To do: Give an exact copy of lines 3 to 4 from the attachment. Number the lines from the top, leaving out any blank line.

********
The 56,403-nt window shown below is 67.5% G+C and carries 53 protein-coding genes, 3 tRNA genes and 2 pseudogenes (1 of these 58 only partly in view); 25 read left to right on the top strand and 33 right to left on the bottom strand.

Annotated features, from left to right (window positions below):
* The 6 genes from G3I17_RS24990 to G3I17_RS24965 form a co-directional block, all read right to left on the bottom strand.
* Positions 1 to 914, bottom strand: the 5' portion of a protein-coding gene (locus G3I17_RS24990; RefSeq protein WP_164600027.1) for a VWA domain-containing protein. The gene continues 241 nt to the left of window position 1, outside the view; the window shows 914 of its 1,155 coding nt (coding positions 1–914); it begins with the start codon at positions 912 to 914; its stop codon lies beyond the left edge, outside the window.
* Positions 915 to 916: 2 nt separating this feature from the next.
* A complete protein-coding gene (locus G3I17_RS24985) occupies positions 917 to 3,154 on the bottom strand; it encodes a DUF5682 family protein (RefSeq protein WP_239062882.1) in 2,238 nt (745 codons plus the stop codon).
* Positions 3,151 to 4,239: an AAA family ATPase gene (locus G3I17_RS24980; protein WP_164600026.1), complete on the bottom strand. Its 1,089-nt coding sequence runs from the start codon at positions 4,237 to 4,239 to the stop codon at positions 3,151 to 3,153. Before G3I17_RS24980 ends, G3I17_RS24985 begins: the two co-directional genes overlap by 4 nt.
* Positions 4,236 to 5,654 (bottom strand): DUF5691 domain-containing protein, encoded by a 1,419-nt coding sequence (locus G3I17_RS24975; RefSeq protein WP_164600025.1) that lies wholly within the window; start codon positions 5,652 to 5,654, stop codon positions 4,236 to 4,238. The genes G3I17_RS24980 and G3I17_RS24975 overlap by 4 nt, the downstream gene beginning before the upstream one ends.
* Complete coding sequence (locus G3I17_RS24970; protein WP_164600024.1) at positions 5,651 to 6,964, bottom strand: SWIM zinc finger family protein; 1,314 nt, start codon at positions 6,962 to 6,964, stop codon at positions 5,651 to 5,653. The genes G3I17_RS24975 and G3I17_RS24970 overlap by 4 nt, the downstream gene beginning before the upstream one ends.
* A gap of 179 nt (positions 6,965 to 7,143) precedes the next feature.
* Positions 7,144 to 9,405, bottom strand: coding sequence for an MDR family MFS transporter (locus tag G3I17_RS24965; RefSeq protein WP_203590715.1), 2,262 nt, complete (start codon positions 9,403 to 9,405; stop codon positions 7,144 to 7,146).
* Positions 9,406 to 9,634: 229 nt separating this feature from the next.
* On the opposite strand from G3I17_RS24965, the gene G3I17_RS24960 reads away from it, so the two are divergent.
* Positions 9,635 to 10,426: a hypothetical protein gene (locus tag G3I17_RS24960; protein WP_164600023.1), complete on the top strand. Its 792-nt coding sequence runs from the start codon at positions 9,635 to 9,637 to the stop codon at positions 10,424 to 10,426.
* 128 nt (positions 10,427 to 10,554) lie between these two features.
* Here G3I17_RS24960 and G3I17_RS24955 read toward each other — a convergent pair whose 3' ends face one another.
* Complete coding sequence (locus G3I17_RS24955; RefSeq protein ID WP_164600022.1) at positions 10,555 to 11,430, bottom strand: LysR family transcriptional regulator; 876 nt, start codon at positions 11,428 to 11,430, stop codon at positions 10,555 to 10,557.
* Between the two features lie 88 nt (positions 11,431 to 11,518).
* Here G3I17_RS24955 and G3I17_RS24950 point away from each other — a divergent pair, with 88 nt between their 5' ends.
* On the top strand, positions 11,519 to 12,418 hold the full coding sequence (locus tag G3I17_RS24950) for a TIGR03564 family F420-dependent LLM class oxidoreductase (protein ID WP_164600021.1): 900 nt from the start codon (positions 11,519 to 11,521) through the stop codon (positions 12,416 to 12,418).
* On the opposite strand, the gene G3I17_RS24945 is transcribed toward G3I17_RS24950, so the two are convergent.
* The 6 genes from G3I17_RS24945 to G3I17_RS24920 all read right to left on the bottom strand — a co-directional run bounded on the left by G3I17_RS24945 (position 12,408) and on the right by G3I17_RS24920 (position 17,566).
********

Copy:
* The 6 genes from G3I17_RS24990 to G3I17_RS24965 form a co-directional block, all read right to left on the bottom strand.
* Positions 1 to 914, bottom strand: the 5' portion of a protein-coding gene (locus G3I17_RS24990; RefSeq protein WP_164600027.1) for a VWA domain-containing protein. The gene continues 241 nt to the left of window position 1, outside the view; the window shows 914 of its 1,155 coding nt (coding positions 1–914); it begins with the start codon at positions 912 to 914; its stop codon lies beyond the left edge, outside the window.